By contrast, the amount of money I could make from recommending books, movies etc to friends via a Referly would be in the pennies.
To sum up: Quidco, I just remember to login before I buy a big ticket item, and literally make hundreds of pounds. Referly, I have to convert all of my product links to Referly affiliate links in the hope of making pennies.
In the US, that would be mypoints.com -- or airlines, hotels, etc. have sites that allow you to earn miles when you shop through them. (American Airlines' is called https://www.aadvantageeshopping.com/ -- a truly horrible URL, but I have gotten many miles posted to my account from that site.) Mypoints gives you lower payouts but you can redeem them for all kinds of gift cards, etc. AA, et.al., give you higher payouts but of course they are in harder-to-redeem airline miles.
As far as I know, though, Amazon doesn't participate in any of these, as they don't like "middlemen" dealing with their affiliate program. Wonder if refer.ly will have similar issues down the road with Amazon.
Are you sure you're not trying to simplify a process that just can't be simplified anymore than it already is?
For instance, how are you going to handle the veritable smörgåsbord of unique terms and conditions that come attached to each merchant's affiliate schemes? How are users going to be informed of these terms?
Perhaps more importantly, how are you going to deal with people who violate these terms? What happens when one of your users starts using your links as part of a Google AdWords campaign, bidding on keywords that a merchant specifically prohibits?
What happens when a user starts sending your links in the form of unsolicited emails, or starts offering an incentive for people to make a purchase through a referral link — both practices that are commonly prohibited by affiliate schemes?
Nice idea. I see this benefiting influencers and folks with larger number of followers on social channels, but everyday folks are unlikely to see any significant revenues here IMO. The fact that influencers are more likely to adopt it means it has good odds of taking off in popularity though.
Someone like Pinterest doing this implicitly and crediting users (with non-monetary perks even) might have a better chance of impacting the average user I think.
I'm looking forward to seeing how this progresses though. I hope the team shares how it's working out for users a few months down the road.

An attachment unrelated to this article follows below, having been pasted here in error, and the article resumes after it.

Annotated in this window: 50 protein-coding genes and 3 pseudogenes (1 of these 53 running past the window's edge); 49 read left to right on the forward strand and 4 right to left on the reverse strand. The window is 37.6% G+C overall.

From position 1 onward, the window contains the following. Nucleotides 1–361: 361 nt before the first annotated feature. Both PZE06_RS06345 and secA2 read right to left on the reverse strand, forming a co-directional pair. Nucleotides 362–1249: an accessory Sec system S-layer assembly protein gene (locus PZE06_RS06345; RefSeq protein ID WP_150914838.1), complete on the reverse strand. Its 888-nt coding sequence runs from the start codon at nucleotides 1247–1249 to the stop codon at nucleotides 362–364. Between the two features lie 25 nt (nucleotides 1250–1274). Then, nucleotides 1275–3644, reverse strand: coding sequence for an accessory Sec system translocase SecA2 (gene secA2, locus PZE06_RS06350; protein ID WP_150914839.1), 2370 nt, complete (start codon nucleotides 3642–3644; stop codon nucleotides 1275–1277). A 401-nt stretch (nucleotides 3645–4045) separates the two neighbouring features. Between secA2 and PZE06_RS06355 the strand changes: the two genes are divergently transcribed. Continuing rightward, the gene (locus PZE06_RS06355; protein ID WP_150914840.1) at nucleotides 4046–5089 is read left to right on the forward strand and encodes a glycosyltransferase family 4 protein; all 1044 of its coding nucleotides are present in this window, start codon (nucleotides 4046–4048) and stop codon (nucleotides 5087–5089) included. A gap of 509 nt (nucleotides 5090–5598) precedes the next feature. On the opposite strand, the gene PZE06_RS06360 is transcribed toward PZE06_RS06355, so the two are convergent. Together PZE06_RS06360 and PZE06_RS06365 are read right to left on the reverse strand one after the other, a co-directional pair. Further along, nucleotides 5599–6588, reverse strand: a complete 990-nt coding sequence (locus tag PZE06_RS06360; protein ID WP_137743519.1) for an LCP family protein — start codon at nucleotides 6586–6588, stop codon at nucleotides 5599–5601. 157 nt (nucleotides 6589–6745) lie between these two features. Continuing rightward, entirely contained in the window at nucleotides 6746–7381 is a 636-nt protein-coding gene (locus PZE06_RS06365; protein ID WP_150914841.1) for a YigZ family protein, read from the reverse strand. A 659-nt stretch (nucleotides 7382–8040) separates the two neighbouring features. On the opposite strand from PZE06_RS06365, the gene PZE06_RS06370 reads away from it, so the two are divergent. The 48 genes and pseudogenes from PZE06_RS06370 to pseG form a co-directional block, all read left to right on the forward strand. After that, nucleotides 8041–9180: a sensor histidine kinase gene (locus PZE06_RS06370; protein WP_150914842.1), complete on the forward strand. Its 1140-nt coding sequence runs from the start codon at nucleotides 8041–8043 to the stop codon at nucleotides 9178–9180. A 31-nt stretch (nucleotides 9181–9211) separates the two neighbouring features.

I spent 5 minutes trying to figure out how it works without signing up and gave up. The site is very skimpy on details. What are the typical commission rates? How do the commissions compare to Amazon affiliate rates? What is the advantage of using this service vs. existing affiliate programs? Feels like you are trying to appeal to the naive by just saying "magically get paid by talking about products"
Judging by its appearance, I'm guessing this won't have any business options? Would be nice to have a centralized product like this that saves me from having to find/sign up for each individual affiliate program. Plus having all the analytics data in one place, too.
Right now it seems to be super early stage. No database of affiliate programs that they have and you can't even withdraw rewards (earnings).
I'd love to learn more about the business options you are looking for (firstname.lastname@example.org is my email). We're using a bunch of servies on the backend to get the maximum affiliate coverage we can, and from your comment and others here it sounds like that's pretty high priority.
We're tracking earnings right now, and we tried to guess how long it would take before the first person earns $10 -- and we think it might be a few days to a week, so by the time they're ready to claim their $ we will have the UI for that... or we can reimburse them manually.
There are a few problems here. FTC disclosure, affiliate tax laws and mostly that icky feeling people get when they get spammed, especially by friends.
But in the eyes of YCombinator, I don't think this matters, because they aren't betting on refer.ly. They're betting on the woman who's founding it. PG's been pretty open about betting on the people and not the idea. Based on the article (and Dave McClure's glowing recommendation) it seems like a pretty sound bet.
Now, all I need is an API that a service like Ifttt.com can hook into.
I'd like to use this service in between the others I use. (When I Like something on facebook, it gets tweeted, for instance...) I want it to be able to shorten my link and it get tweeted automatically. Doable?
This just seems like a wrapper around Viglink? Not entirely sure what the value add is here other than shortening URL's.
Viglink IMO take 25% off the commission, which means 75% is available to go to Refer.ly/User. Not sure what percentage Refer.ly is planning to take for themselves but might not leave much left for the user.
As someone who has built a platform that aggregates all the affiliate networks into one place, it's a royal pain. Viglink take away that pain, but for a price & in order to provide the best value to your users in the long run you'll probably have to become an aggegrator yourselves.
I think you're looking for something more along the lines of "roll your own affiliate program" - check out http://www.hasoffers.com/ (I have no affiliation with them, other than they're a local Seattle startup)
I believe it would be best if the company gave users Karma as opposed to money. When someone suggests a store and you know they will earn $ if you buy from it, you start to doubt their motive. With karma, I do not have to worry about this, and latter the score can be used to spot "influencers".